DAVIE, Fla. – The Miami Dolphins are among the league leaders in quarterback sacks and this Sunday they are facing the quarterback who has been sacked the least in Peyton Manning of the Denver Broncos.
They Dolphins hope to impose their will on Manning and the Broncos.
Miami's defensive ends — Cameron Wake and Olivier Vernon — have combined for 14 of the team's 30 sacks with Wake at 8.5 and Vernon at 5.5. The 30 sacks are tied for third in the NFL with Kansas City and Minnesota, and trails on Buffalo (39) and Philadelphia (33).
Denver's offensive line has been solid in protection, as Manning has been sacked just 11 times in 10 games, fewest among all quarterbacks. The combination of good blocking and Manning's effectiveness in getting rid of the ball quickly has helped keep that number down, but the Dolphins will certainly look at how St. Louis pressured him last week to the tune of two sacks.
"We just have to try to throw him off of his game early, try to get pressure on him and try to hit him as much as we can and force him to make bad throws," said Vernon, who led Miami last season with 11.5 sacks. "We've just got to get off the ball, time the snap and make sure we get pressure on him all game long. He has a very good line that's protecting him and he's a future Hall of Famer and we've got to throw all types of things at him that he wouldn't expect and mix it up."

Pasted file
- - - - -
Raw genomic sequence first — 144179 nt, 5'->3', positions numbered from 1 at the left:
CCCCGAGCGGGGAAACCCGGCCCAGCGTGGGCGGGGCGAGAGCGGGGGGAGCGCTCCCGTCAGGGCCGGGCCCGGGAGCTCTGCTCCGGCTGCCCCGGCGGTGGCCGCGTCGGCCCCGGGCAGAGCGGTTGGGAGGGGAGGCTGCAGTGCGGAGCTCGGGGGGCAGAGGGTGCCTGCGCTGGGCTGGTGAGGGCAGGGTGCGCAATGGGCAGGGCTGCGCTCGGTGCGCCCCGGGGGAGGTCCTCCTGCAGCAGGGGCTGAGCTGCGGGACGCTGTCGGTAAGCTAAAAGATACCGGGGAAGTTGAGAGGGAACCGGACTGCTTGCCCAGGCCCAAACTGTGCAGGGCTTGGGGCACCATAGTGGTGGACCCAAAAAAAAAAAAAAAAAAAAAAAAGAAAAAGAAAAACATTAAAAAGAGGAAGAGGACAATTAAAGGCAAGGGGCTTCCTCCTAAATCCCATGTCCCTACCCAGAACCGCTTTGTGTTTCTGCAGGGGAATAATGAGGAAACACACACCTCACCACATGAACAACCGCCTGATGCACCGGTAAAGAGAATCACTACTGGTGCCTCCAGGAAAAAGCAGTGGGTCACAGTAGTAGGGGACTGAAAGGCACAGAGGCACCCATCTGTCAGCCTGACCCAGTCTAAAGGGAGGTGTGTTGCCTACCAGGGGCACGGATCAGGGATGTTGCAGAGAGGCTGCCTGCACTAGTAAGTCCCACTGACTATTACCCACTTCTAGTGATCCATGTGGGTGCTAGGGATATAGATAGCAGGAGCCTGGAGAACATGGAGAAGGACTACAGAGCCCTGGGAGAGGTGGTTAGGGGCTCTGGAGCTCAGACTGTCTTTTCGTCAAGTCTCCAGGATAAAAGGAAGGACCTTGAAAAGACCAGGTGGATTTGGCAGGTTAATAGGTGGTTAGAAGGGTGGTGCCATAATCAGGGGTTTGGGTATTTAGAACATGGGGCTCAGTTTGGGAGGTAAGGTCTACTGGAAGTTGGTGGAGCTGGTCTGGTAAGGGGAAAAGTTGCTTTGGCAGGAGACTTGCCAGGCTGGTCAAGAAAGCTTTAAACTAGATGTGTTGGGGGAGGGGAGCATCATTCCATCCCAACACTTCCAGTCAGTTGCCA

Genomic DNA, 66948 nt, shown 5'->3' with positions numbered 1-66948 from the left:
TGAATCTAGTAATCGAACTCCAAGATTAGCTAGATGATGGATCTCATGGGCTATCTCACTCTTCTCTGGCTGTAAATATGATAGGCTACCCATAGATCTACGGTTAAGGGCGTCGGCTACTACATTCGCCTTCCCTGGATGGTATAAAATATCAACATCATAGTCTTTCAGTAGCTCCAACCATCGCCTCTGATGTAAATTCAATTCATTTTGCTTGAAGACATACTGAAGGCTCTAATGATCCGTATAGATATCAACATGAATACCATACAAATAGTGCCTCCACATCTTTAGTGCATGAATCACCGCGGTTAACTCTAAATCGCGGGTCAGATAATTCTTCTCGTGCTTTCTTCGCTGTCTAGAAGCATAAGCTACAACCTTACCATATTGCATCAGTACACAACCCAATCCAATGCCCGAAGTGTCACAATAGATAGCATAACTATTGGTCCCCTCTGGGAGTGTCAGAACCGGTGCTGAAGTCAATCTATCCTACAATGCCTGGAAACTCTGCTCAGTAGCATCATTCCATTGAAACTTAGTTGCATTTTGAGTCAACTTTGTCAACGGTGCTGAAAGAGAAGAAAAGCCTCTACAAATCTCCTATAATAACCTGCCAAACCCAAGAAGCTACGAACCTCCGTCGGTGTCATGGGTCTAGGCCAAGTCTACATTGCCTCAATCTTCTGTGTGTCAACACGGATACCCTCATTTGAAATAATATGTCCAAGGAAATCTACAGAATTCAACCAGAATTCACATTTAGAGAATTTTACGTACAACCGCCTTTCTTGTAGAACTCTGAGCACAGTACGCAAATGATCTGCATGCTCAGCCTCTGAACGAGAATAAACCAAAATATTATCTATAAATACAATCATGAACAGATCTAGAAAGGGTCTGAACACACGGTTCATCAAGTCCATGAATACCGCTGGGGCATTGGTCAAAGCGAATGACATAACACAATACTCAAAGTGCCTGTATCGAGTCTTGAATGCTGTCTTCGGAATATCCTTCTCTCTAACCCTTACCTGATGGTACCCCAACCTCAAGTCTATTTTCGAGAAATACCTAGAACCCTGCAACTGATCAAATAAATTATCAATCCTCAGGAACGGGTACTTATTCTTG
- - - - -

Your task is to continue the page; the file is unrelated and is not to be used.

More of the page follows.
Manning and Broncos head coach John Fox are expecting a challenge from Miami's defense, which is ranked second overall and second against the pass. Denver has lost its last two games, both on the road, and needs to solve that front seven of the Dolphins in order to avoid another long afternoon.
The chess game within the game will take place at the line of scrimmage, where Manning is notorious for creating confusion with his animated hand signals and fake audible commands. The interior defensive linemen as well as the ends have to be on their toes in that instance and the Dolphins know what to expect.
"Obviously, anything that he's yelling you want to be able to be conscious of anything that's repetitive or obviously showing any pattern," Dolphins defensive tackle Jared Odrick said. "But you worry about your own game plan, you worry about the things that you have to execute every play.
"Every time you line up, whether there's a break in the play or not because he's always hurrying up to the line, you have to understand what your job is on that play and the coaches are going to have to put you in the right position. . It's a matter of execution."
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